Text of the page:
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R. Luke DuBois, NOW

Tom Winchester

R. Luke DuBois, Fashionably Late for the Relationship, 2008. Video still. Blu-Ray DVD video. 63 minutes. Edition of 10, 2 AP.

NOW, the survey of artworks by R. Luke DuBois currently on view at The Ringling Museum of Art, is a collection of portraits created from crowd-sourced information. Each originates as data aggregated from sources like Billboard charts, music videos, Manhattan traffic, and the circus. Some portraits consist of complex systems, including his newest, which involves motion-triggered video, and others take on a more traditional identity as flat works recalling the history of the genre. By placing them side by side, curator Matthew McLendon emphasizes transitions both in social ideology and artistic representation.

Born in New Jersey, raised in London, and educated at Columbia University in New York City, DuBois has a unique perspective of the American identity. Objectivity is achieved partly because of his background abroad, but also earning a doctorate in musical composition, which inspires structures of computer programs he writes limiting his agency. DuBois decides the area of culture to investigate, a program compiles material we’ve provided in that area, and the result is an artwork without biases.

“Billboard” (2005) is an auditory piece consisting of each top song on the Billboard Hot 100 from 1958 through 2005. Utilizing a process DuBois calls “time-lapse phonography,” each song is transformed into an average tone played for one second per every week that it topped the chart. Bright notes from the early years quickly become percussive bass during the 37-minute long piece, while an iPod hanging on the wall displays titles coordinating with the rapidly changing tones.

“Pop Icon: Britney” (2010) is a compilation of music videos by Britney Spears positioning the singer’s eyes in one place (in the top third of a vertical composition) asking us to remember the sacred origins of the icon. This is compounded by the monitor framed in Baroque, gold-leafed wood. But what’s also compelling is how the conveyed temporality affects the portrayal of Spears. At first, it’s surprising how many clips of source footage there are of her and how long a duration before the piece repeats imagery. Then, after staring directly into her brown, half-squinted eyes locked in a constant gaze, her vulnerabilities surface. She appears trapped rather than in control. The compression of time the video displays virtually expands the temporal experience of viewing it, and that combination seems to reveal her as a human.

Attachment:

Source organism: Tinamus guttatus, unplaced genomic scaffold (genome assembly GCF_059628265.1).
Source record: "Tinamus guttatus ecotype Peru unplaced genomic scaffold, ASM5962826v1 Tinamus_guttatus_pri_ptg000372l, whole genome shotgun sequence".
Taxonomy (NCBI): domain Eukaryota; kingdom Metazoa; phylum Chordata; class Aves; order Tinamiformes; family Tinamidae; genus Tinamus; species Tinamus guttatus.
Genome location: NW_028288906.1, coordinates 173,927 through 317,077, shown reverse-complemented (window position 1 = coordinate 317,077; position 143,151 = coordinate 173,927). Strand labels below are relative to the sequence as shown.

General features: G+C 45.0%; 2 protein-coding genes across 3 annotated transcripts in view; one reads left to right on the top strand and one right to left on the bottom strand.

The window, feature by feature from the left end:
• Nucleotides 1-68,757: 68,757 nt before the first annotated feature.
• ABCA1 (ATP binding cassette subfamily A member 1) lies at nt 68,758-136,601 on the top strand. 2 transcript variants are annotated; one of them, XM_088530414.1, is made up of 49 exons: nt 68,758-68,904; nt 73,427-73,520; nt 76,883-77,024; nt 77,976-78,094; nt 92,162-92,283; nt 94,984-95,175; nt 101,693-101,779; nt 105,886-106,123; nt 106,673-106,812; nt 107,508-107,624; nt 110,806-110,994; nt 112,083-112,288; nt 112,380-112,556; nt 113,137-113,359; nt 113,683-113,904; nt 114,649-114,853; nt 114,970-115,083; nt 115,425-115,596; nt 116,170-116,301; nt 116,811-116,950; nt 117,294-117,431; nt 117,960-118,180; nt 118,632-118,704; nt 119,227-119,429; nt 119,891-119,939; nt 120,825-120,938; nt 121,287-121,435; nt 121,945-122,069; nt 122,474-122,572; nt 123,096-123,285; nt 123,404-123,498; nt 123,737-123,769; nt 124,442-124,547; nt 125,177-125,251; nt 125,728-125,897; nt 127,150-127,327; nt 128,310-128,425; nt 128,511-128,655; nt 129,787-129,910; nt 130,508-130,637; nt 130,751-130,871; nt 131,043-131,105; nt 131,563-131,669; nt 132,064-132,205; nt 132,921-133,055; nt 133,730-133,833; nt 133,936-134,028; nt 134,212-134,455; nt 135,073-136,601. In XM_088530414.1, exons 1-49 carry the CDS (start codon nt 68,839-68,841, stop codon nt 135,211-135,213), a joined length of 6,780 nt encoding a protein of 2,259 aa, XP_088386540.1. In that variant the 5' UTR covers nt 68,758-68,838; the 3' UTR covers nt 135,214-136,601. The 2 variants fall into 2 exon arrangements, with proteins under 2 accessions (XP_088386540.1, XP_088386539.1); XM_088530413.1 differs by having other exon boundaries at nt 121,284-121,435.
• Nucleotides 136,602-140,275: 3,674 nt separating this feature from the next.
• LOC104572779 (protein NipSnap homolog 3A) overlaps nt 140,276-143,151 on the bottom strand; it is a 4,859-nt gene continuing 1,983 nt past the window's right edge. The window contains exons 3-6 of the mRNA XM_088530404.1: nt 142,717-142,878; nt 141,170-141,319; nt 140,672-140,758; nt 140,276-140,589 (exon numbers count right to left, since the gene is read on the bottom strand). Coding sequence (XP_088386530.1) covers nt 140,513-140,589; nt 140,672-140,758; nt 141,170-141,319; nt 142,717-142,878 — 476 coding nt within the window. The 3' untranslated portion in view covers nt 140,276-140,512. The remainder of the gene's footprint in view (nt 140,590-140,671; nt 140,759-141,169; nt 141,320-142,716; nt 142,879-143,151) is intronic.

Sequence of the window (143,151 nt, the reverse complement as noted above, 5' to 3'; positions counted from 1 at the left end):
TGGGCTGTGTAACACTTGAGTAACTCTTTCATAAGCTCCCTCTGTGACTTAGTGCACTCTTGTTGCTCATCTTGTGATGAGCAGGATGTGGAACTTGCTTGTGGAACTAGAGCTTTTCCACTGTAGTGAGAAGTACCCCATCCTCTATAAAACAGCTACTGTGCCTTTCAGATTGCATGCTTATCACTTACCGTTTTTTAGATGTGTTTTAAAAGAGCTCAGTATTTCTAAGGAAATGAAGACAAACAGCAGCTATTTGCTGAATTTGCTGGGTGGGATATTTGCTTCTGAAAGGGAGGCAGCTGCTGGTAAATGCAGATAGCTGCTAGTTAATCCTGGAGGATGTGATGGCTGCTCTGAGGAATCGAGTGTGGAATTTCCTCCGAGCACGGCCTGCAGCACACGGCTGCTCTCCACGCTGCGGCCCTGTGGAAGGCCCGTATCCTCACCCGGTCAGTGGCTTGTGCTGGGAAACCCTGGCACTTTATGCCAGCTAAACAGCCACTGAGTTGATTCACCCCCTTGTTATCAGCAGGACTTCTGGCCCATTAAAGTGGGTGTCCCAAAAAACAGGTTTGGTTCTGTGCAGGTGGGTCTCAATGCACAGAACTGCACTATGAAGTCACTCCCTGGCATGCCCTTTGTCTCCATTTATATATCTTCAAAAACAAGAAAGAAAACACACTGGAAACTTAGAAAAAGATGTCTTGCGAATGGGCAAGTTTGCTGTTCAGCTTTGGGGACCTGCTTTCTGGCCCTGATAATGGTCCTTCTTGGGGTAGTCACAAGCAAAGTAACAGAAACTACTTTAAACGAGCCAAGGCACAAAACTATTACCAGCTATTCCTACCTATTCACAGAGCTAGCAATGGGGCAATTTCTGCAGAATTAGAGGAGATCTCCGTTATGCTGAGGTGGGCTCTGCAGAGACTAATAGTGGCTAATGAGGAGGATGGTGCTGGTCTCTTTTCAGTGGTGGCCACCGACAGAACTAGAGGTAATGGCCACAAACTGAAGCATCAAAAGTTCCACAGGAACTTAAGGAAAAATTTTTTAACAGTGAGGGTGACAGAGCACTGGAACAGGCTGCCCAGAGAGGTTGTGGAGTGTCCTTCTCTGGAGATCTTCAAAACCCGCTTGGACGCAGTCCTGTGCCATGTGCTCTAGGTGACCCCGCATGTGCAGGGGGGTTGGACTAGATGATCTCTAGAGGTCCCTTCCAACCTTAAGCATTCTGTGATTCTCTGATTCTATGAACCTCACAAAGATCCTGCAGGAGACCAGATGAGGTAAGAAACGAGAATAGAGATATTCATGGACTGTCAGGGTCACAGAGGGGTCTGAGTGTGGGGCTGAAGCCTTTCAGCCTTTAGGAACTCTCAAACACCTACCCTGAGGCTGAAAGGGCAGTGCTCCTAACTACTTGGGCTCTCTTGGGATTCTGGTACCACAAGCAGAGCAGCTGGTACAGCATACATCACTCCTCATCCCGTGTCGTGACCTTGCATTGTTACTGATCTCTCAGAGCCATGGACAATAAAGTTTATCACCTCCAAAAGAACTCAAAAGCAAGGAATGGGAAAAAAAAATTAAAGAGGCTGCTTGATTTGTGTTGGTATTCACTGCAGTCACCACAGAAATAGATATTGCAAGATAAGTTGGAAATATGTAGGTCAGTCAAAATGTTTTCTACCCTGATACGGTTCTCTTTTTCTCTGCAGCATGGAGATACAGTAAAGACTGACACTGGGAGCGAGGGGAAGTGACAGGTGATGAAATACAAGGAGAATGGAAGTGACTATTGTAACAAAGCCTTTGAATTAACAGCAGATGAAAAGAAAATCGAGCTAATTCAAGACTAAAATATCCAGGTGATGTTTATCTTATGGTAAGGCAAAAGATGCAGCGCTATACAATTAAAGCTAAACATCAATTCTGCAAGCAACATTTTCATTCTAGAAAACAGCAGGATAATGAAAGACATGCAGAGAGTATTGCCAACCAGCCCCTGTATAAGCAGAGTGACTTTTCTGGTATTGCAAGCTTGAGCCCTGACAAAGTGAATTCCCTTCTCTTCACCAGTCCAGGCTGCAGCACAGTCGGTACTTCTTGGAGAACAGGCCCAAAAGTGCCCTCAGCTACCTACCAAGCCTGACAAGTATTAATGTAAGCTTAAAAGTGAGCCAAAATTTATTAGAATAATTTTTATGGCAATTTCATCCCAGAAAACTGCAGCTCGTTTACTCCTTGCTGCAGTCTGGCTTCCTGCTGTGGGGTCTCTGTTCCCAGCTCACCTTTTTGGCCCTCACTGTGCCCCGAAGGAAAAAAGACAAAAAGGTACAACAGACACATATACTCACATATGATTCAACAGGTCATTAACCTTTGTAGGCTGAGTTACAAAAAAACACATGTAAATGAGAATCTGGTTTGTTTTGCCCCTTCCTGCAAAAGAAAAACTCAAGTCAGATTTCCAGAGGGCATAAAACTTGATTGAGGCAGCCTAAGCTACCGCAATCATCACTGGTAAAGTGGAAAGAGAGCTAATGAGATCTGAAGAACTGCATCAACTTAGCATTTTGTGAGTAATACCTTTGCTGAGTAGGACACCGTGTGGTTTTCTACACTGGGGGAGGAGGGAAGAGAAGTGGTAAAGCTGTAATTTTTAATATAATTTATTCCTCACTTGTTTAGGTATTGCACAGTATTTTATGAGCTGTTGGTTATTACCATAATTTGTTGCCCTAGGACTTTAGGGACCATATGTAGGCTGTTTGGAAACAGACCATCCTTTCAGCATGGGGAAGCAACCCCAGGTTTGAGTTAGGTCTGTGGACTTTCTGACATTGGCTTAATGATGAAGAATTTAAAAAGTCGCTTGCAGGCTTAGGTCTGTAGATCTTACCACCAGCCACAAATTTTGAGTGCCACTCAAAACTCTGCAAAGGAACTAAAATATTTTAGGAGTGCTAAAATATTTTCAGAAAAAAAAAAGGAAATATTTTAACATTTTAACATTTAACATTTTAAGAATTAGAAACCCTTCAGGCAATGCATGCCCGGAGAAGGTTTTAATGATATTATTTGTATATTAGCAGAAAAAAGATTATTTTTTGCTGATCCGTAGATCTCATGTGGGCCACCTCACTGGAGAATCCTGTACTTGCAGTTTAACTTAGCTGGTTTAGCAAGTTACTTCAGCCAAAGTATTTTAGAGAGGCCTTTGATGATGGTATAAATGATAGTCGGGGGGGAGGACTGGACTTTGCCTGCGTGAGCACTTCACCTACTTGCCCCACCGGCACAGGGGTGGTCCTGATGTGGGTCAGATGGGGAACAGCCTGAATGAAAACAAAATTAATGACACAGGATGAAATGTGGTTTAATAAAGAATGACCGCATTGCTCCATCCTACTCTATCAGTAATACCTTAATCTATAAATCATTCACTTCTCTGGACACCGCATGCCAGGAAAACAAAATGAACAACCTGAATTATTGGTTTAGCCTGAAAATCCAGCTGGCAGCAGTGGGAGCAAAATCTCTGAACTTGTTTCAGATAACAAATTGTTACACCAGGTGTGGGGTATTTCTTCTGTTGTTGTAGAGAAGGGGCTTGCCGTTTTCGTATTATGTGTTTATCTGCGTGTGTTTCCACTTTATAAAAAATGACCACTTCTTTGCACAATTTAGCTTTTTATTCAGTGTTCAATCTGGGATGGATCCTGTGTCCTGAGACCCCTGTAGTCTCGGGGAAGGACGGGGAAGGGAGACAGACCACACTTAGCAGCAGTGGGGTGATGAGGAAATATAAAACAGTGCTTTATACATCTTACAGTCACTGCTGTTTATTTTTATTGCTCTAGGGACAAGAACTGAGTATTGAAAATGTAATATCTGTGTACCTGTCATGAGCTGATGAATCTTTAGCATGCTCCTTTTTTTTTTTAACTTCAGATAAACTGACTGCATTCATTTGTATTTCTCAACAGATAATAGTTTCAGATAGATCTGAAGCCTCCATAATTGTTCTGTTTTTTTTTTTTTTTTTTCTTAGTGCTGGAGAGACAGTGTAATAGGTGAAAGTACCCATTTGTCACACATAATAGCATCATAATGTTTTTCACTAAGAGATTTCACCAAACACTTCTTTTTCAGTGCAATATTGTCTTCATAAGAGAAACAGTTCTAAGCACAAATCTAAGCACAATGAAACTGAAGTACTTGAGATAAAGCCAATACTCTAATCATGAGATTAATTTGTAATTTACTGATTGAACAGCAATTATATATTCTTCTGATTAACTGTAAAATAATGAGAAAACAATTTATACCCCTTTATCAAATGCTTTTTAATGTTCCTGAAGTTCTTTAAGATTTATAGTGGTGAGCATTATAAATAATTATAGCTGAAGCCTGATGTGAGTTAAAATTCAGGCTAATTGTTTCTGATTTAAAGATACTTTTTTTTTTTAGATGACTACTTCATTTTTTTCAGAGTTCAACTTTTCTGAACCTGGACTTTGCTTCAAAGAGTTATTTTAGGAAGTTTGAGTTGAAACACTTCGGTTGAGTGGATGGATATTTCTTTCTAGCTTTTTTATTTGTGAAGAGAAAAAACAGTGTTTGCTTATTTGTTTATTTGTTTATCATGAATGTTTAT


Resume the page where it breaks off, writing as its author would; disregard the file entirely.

“Fashionably Late for the Relationship” (2007-2008) also relies on an extreme compression of time, specifically 72 hours presented as 72 minutes. In this piece, performance artist Lián Amaris tediously prepares for a date in a makeshift bedroom built in a Union Square traffic island. With the jerky fluidity of stop-motion, the video, installed for the exhibition as a large projection in a dark gallery, shows her jolting and seizing into life, then, with traffic hazing by, she frantically writes in a journal, tries on dresses, and kicks back wine. She appears to struggle with even the most banal of tasks, and the video’s slow pace, despite its amazing speed, allows contemplation on what really slows us down.

Virtually welcoming us into their community, the interactive piece commissioned for the exhibition is a series of five screens depicting circus acts. To the far right is the ringmaster. He relays information activated by sensors determining how often to cycle through footage, resulting with lassos, Spandex, rhinestones, grand gestures, and acrobatics fading into each other and then to black at a rate mimicking the world we inhabit. If no one’s in the gallery, the performers remain still and revert to a bygone tradition. NOW exhibits DuBois as integral in redefining portraiture’s relation to form. His work brings¬new truths to the surface by providing new order to familiar paradigms. It creates platforms that reaffirm our collective desires, even if it is just to run away and join the circus.